“Was winning the Tour seven times that offensive?” Armstrong asked on his Twitter page. The cyclist was responding to the ongoing speculation of doping- this time from French officials who he feels have gone overboard in their claims. The French Anti-doping Agency (AFLD) announced Monday they had sent a report to the International Cycling Union and World Anti-Doping Agency regarding Armstrong’s seemingly suspicious behavior during a recent test.
"Outrageous reports yesterday coming out of France allege that I 'misbehaved' during a recent unannounced drug test performed by the French government while I was training in southern France in early March," Armstrong quickly responded. "This 24th test, which included a blood test, a urine test, and a test of a substantial quantity of my hair, was also negative. I returned home that day after a long training ride to find a man chasing me as I rode up to the house.”
The big issue in question was a 20-minute shower Armstrong took while his team manager checked the man’s credentials. The cyclist gave his version of events, including the fact that he asked the inspector if he could wash off: “I was there with Johan Bruyneel and two other people. We told the tester we wanted to check with the UCI to confirm who he was and to make sure he wasn’t just some French guy with a backpack and some equipment to take my blood and urine. Johan stayed with him and in his presence called the UCI to find out what was going on. We asked if it was OK for me to run inside and shower while they made their calls and the tester said that was fine."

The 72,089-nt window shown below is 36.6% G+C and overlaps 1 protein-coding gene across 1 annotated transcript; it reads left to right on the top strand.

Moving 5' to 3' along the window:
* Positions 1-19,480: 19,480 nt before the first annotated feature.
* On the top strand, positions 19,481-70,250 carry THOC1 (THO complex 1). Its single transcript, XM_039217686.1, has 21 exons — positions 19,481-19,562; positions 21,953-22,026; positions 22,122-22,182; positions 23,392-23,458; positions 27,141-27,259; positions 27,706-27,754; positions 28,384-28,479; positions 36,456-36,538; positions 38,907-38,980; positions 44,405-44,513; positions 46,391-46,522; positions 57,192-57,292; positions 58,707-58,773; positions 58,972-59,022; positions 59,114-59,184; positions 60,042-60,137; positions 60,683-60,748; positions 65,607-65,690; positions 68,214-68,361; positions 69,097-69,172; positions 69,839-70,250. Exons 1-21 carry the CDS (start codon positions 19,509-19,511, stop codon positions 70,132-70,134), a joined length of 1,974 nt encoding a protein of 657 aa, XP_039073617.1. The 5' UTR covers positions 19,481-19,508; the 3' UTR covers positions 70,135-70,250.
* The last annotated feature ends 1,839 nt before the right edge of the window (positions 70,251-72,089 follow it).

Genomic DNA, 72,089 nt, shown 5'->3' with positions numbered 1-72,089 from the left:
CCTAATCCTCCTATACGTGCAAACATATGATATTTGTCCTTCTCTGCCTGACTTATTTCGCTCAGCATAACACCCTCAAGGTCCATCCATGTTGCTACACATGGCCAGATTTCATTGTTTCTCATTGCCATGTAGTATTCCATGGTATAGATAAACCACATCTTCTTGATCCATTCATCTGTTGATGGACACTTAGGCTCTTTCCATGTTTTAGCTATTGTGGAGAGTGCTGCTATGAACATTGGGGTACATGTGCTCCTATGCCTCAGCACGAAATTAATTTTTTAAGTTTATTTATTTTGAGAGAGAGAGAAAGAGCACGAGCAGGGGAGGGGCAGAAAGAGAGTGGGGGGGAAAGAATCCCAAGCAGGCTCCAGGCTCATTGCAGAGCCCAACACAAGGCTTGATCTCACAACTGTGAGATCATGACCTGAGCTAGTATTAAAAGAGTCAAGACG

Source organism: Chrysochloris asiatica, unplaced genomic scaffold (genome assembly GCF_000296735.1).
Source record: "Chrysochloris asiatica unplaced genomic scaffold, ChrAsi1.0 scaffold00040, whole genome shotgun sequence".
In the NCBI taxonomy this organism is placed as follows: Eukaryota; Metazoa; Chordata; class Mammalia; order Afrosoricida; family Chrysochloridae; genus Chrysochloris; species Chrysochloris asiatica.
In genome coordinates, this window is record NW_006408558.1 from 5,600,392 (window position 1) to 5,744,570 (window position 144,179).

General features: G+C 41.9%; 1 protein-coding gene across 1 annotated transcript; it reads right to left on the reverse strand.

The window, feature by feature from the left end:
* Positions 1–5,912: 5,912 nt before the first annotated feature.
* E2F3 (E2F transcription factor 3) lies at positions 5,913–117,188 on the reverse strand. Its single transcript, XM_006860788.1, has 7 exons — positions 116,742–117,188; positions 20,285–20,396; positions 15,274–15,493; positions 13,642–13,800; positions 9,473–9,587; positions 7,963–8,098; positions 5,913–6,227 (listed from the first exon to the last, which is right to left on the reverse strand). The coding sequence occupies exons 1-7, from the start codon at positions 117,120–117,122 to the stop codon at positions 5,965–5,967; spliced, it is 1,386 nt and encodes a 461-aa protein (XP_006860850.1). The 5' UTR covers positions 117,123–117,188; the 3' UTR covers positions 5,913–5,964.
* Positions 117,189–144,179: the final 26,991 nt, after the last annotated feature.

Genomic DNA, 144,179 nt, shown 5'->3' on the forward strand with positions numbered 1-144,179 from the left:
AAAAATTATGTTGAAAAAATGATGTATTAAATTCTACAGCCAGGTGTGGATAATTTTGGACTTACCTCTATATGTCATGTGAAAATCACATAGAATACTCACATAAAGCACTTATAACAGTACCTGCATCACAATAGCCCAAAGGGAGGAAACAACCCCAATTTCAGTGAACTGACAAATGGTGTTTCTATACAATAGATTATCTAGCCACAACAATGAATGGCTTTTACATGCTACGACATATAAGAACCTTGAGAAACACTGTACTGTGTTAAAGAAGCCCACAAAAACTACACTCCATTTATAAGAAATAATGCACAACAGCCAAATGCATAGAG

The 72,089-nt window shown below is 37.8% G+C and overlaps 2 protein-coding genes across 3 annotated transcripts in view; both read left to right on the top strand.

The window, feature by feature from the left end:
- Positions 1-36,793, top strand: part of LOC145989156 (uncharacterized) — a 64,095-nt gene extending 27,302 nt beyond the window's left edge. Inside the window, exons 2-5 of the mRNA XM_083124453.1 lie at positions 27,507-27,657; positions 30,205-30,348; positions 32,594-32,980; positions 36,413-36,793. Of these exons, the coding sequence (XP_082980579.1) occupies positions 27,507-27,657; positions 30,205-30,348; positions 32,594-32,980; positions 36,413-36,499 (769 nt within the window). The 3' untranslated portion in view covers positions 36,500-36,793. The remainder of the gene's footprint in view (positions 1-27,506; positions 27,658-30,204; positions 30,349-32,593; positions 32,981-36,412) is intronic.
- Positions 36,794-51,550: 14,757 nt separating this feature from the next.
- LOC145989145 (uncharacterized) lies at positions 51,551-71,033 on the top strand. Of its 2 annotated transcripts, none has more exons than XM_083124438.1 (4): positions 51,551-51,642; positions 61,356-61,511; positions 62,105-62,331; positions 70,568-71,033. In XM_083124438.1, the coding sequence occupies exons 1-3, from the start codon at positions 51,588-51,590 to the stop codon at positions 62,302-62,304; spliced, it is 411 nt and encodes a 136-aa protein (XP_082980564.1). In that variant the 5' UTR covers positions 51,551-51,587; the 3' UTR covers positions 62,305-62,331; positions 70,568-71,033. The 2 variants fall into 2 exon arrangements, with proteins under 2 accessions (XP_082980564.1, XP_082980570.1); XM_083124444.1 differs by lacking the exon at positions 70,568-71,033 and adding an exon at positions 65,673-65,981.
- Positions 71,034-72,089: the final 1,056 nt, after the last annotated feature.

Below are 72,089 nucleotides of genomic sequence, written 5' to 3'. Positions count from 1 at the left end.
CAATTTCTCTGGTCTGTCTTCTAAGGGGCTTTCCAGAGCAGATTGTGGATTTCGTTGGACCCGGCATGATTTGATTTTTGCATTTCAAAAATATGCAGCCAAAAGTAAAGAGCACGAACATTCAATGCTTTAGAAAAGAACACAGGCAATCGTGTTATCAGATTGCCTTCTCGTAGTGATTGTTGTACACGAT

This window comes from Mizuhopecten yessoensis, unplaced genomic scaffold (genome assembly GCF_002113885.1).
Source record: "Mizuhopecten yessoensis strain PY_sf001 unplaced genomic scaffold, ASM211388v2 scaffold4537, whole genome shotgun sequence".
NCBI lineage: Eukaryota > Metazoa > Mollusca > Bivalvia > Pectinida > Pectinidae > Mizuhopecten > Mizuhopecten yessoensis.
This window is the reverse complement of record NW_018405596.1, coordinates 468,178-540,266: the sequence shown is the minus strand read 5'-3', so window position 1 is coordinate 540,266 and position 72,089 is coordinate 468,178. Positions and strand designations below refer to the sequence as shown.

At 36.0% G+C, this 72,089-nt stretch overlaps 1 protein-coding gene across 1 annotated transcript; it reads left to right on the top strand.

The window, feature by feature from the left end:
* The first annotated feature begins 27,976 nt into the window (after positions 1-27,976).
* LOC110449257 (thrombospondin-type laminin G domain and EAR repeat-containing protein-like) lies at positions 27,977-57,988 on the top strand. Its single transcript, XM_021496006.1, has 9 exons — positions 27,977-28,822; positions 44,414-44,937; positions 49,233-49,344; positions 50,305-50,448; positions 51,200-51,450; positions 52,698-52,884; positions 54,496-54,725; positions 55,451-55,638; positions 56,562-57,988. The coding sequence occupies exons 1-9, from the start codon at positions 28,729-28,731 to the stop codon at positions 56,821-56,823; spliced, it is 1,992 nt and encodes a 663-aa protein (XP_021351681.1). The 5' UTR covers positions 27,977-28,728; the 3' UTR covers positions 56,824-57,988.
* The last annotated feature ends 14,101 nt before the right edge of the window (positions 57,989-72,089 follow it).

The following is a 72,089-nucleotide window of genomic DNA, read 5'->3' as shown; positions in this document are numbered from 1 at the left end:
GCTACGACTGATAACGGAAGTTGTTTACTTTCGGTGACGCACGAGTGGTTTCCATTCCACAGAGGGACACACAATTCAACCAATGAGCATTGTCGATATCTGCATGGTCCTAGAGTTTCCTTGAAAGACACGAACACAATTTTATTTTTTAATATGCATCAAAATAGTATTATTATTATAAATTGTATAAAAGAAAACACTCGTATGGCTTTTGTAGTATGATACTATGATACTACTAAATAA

"I find it amazing that I've been tested 24 times without incident and the first test I do in France results in more outrageous allegations and negative leaks to the press,” he insisted. “This is just another example of the improper behavior by the French laboratory and the French anti-doping organizations. I am sorry that they are disappointed that all the tests were negative, but I do not use any prohibited drugs or substances."
The AFLD is awaiting response from the International Cycling Union before they decide whether Armstrong infringed on the world anti-doping code.
(Photo: Splash News)